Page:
BOOK REVIEW: The Lathe of Heaven by Ursula K. LeGuin

BOOK REVIEW: The Lathe of Heaven by Ursula K. LeGuin

the !n(tro)verted yogi

The Lathe of HeavenThe Lathe of Heaven by Ursula K. Le Guin
My rating: 5 of 5 stars

Amazon page

This book’s lead character, George Orr, runs afoul of the law for borrowing the prescription cards of friends and acquaintances. But Orr isn’t a run-of-the-mill junky out to get prescription painkillers. Instead, he’s taking medications to keep from dreaming, because Orr’s dreams change reality—sometimes in subtle, and sometimes in drastic, ways. Of course, the world would be chaotic if the dreams only changed the present, but they also retroactively change the past to be consistent with the new present. Orr is the only one who remembers both the new and old timelines, but he’s not happy with these god-like powers–especially given the chaotic and unpredictable possibilities that arise from the subconscious mind. Not unexpectedly, Orr is reluctant to tell anyone this because they will think he’s mad.

Orr gets assigned to voluntary therapy…

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I’m Willie, I’m a Scotsman, and I Like Horror Fiction.

I’m Willie, I’m a Scotsman, and I Like Horror Fiction.

WILLIAM MEIKLE

I’m Willie, I’m a Scotsman, and I like horror fiction.

A lot of my work, long and short form, has been set in Scotland, and a lot of it uses the history and folklore. There’s just something about the misty landscapes and old buildings that speaks straight to my soul. (Bloody Celts… we get all sentimental at the least wee thing).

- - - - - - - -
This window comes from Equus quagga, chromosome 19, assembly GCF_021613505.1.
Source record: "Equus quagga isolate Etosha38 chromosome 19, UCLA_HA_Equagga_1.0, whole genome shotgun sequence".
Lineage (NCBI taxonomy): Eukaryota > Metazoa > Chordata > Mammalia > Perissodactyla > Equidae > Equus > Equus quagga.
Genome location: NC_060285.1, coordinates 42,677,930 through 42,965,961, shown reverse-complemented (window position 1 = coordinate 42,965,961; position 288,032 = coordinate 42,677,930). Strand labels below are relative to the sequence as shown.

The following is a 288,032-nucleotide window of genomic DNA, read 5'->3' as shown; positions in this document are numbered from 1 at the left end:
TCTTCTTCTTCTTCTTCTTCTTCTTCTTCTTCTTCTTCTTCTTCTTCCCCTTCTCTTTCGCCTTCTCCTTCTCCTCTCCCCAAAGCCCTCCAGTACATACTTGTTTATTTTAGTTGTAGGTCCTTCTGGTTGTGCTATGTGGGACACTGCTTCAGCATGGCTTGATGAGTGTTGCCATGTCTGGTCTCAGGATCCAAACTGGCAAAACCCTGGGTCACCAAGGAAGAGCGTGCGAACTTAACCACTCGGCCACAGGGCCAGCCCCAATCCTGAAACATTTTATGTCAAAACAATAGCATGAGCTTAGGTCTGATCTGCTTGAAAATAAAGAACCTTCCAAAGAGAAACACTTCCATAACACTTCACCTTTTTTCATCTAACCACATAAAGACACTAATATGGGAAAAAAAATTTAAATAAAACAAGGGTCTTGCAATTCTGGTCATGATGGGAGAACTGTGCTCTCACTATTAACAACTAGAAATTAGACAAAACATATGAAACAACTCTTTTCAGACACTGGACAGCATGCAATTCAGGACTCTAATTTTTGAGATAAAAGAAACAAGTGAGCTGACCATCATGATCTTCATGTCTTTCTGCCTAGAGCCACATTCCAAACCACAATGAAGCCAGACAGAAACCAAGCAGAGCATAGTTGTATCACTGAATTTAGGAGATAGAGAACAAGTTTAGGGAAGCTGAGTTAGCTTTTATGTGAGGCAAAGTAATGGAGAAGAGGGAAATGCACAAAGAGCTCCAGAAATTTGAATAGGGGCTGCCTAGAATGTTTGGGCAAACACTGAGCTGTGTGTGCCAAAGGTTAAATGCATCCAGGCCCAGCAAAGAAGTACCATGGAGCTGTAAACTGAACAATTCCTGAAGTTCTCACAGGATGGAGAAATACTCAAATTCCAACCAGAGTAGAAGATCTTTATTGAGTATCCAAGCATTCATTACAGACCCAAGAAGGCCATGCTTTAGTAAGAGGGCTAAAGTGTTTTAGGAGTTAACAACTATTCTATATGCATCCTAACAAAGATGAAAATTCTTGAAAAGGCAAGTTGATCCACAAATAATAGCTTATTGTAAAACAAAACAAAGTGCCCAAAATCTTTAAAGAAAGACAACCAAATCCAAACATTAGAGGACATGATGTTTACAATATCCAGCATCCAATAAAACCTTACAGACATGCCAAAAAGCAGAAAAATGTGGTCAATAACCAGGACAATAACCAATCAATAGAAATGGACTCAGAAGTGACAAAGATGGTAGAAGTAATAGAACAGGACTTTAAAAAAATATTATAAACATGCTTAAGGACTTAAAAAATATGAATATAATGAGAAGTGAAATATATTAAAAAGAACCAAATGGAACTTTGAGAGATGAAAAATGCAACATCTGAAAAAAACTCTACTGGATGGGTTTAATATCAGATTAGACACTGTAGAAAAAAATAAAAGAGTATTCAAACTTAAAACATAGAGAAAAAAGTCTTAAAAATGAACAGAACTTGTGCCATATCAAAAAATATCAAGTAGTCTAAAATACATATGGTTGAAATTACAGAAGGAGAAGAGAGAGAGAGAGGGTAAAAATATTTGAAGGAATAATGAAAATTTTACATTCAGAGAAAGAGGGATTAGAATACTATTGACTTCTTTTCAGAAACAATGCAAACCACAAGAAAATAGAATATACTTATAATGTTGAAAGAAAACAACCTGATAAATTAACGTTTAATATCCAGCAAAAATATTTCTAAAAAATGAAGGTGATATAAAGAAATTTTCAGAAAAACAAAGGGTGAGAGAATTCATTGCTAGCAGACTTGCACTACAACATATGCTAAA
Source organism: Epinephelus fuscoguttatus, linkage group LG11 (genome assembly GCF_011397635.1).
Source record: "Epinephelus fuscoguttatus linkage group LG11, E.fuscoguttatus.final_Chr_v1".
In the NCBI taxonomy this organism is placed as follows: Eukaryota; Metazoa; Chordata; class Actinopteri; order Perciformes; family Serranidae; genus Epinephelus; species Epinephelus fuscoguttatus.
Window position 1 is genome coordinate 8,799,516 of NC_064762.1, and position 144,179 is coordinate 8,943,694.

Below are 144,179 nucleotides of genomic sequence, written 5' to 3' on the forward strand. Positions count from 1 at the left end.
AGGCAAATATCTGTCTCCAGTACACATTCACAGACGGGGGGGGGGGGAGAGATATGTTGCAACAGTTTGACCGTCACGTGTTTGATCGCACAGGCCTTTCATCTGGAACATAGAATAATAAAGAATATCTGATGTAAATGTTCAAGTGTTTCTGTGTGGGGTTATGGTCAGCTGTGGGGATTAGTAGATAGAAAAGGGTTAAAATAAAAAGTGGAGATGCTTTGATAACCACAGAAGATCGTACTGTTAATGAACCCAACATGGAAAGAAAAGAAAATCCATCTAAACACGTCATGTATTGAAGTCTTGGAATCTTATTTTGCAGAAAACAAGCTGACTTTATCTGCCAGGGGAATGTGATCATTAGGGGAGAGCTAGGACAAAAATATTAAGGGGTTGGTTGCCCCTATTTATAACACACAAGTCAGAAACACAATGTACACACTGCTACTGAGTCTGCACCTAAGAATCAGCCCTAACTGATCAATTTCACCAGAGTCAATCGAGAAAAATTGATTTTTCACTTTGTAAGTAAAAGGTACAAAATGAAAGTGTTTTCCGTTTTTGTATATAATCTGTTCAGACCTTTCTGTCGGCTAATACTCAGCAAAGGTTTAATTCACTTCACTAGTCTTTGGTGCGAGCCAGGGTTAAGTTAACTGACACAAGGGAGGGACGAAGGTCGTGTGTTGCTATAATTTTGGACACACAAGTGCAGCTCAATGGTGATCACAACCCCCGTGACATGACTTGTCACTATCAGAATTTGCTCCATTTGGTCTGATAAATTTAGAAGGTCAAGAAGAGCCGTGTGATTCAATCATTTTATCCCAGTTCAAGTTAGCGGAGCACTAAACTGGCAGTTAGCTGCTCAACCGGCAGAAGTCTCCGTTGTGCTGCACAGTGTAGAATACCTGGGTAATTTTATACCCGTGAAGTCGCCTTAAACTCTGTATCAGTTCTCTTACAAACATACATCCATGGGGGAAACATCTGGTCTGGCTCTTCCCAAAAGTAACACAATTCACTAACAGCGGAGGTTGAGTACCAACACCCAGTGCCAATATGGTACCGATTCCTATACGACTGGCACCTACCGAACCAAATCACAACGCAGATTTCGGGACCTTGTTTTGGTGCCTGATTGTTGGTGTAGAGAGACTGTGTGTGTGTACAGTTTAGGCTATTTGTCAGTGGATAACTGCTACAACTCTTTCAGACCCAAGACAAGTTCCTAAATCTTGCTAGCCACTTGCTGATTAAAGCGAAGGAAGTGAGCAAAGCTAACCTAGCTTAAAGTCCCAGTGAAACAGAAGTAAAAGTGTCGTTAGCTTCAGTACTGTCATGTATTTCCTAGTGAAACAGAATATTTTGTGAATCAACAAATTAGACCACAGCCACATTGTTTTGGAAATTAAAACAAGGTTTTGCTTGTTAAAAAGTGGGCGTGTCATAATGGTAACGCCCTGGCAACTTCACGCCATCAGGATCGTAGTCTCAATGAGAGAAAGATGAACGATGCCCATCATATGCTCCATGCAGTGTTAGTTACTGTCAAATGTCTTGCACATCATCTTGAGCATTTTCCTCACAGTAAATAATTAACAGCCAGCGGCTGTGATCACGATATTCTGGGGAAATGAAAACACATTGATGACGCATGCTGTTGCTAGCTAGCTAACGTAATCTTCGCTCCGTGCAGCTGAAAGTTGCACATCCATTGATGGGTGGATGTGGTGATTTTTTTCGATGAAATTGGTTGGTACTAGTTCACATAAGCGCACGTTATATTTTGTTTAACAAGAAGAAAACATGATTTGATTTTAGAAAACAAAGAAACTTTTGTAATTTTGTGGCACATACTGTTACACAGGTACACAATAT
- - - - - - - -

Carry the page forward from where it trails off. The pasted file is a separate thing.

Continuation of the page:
Scottish history goes deep. You can’t swing a cat without hitting a castle or a historic monument or, from further back, a burial mound or standing stone. Five thousand years of living in mist and dampness, wind and snow, lashing rain and high seas leads to the telling of many tales of eldritch beings abroad in the dark nights. Add in the constant risk of invasion and war from Romans, Danes, Irishmen, Vikings and English and you can see that there’s plenty of fertile ground for both fact and…

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Psychologies Magazine: Novel-Writing Competition

Psychologies Magazine: Novel-Writing Competition

Blog About Writing

The latest issue of Psychologies magazine has a novel writing competition for UK residents, aged over 18, with a £5000 e-book publishing deal – and possibly representation too, by literary agents David Higham Associates– up for grabs, IF (and it’s a big IF) you have a previously-unpublished psychological thriller or crime novel* finished by the closing date of 6th October 2017.

You ‘only’ have to submit the first 5000 words of the novel, plus a 1000-word synopsis by that date but it’s a condition of entry that the novel (75,000 – 130,000 words) is complete when you enter. The longlisted and shortlisted entrants will be required to send in their complete novels.

Have a look at the full details and rules here, if you think you might like to enter.

NB: you need an entry form from the magazine, so you’ll either need to hot-foot it out to…

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